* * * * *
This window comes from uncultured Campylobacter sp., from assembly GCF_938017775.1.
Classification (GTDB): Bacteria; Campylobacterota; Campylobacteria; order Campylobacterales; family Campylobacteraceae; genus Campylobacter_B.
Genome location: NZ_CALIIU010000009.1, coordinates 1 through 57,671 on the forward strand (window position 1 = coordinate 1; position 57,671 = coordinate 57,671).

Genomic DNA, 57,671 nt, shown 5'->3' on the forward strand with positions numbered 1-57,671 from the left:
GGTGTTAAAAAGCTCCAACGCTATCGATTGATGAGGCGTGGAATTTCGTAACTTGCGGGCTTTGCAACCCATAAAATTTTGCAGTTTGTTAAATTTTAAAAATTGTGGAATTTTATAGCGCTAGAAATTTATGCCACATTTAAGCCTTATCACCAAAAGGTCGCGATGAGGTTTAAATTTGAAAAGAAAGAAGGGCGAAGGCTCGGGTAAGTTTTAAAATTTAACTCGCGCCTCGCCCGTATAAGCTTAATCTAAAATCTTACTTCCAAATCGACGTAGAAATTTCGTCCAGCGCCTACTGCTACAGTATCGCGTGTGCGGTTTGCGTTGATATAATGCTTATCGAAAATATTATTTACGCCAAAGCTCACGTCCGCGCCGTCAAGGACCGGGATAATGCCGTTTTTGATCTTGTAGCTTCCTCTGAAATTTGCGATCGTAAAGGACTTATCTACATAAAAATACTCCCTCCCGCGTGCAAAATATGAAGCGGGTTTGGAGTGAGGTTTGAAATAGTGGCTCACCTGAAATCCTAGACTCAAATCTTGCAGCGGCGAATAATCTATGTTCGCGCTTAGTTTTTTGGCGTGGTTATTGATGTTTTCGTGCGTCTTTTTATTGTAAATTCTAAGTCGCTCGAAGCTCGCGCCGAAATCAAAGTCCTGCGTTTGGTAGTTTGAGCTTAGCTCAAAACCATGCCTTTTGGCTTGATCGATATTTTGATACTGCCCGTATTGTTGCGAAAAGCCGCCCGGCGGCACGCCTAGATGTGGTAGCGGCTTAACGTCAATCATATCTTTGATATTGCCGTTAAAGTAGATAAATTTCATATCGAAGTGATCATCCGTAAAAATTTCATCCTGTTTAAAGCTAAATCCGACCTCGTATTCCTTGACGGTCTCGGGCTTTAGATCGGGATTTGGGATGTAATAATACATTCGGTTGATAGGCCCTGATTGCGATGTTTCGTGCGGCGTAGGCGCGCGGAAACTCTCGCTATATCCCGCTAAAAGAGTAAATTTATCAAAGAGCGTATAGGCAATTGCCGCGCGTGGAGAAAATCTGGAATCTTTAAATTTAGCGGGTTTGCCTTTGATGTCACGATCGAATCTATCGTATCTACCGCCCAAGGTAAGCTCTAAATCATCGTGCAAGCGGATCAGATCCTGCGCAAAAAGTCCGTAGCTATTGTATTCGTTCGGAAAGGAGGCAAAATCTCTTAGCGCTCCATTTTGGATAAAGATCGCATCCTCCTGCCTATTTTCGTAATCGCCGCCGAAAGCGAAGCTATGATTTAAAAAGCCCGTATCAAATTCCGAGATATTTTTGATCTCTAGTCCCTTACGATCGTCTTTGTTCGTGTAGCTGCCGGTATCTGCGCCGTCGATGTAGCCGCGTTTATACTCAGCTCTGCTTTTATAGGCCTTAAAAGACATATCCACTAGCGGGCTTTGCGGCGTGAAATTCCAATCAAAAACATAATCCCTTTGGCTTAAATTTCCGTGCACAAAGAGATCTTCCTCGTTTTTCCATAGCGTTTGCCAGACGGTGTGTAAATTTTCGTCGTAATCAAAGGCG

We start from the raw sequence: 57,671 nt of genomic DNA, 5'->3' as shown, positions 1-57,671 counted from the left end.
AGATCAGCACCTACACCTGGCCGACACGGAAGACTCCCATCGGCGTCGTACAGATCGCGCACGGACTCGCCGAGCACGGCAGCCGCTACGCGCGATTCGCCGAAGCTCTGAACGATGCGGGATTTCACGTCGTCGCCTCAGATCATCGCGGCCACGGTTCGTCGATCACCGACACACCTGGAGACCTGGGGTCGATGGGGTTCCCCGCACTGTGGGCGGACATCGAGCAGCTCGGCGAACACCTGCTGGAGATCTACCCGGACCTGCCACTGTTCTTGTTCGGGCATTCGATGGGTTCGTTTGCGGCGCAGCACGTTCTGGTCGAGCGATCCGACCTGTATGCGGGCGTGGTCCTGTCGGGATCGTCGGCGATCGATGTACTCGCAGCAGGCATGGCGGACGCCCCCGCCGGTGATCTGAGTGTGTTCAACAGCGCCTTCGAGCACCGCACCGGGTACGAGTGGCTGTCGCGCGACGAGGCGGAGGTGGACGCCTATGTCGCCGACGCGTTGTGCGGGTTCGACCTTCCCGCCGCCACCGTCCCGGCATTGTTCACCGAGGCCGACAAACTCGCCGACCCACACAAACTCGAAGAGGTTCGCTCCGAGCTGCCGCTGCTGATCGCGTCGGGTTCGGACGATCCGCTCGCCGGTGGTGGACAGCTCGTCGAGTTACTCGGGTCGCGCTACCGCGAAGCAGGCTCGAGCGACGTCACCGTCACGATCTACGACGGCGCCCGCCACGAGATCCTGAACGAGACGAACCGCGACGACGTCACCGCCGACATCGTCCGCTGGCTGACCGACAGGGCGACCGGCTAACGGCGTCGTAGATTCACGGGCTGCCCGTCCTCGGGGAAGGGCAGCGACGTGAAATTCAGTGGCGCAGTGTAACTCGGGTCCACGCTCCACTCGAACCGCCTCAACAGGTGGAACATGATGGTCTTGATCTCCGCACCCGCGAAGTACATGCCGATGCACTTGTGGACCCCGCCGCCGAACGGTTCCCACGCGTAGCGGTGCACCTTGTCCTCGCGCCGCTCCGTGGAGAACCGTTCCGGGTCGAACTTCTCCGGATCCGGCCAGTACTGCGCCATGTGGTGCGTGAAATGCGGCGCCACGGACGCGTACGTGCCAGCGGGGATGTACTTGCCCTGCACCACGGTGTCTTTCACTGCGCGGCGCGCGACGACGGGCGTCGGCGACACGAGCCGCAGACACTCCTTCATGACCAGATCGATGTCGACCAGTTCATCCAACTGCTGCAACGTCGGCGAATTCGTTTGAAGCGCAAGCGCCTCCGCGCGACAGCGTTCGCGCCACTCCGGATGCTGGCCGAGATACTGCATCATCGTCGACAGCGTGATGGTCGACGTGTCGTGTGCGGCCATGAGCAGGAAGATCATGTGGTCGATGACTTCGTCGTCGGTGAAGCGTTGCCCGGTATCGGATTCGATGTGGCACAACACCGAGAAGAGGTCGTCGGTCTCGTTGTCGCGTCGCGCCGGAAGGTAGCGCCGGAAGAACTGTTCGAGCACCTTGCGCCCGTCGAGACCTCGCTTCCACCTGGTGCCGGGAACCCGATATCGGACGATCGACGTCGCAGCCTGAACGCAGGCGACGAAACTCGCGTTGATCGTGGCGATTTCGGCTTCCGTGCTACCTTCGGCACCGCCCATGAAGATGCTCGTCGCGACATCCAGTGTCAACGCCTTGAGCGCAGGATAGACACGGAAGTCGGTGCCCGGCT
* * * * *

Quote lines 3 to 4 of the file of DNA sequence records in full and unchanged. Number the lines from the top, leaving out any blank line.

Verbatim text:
Genome location: NZ_CALIIU010000009.1, coordinates 1 through 57,671 on the forward strand (window position 1 = coordinate 1; position 57,671 = coordinate 57,671).

Genomic DNA, 57,671 nt, shown 5'->3' on the forward strand with positions numbered 1-57,671 from the left: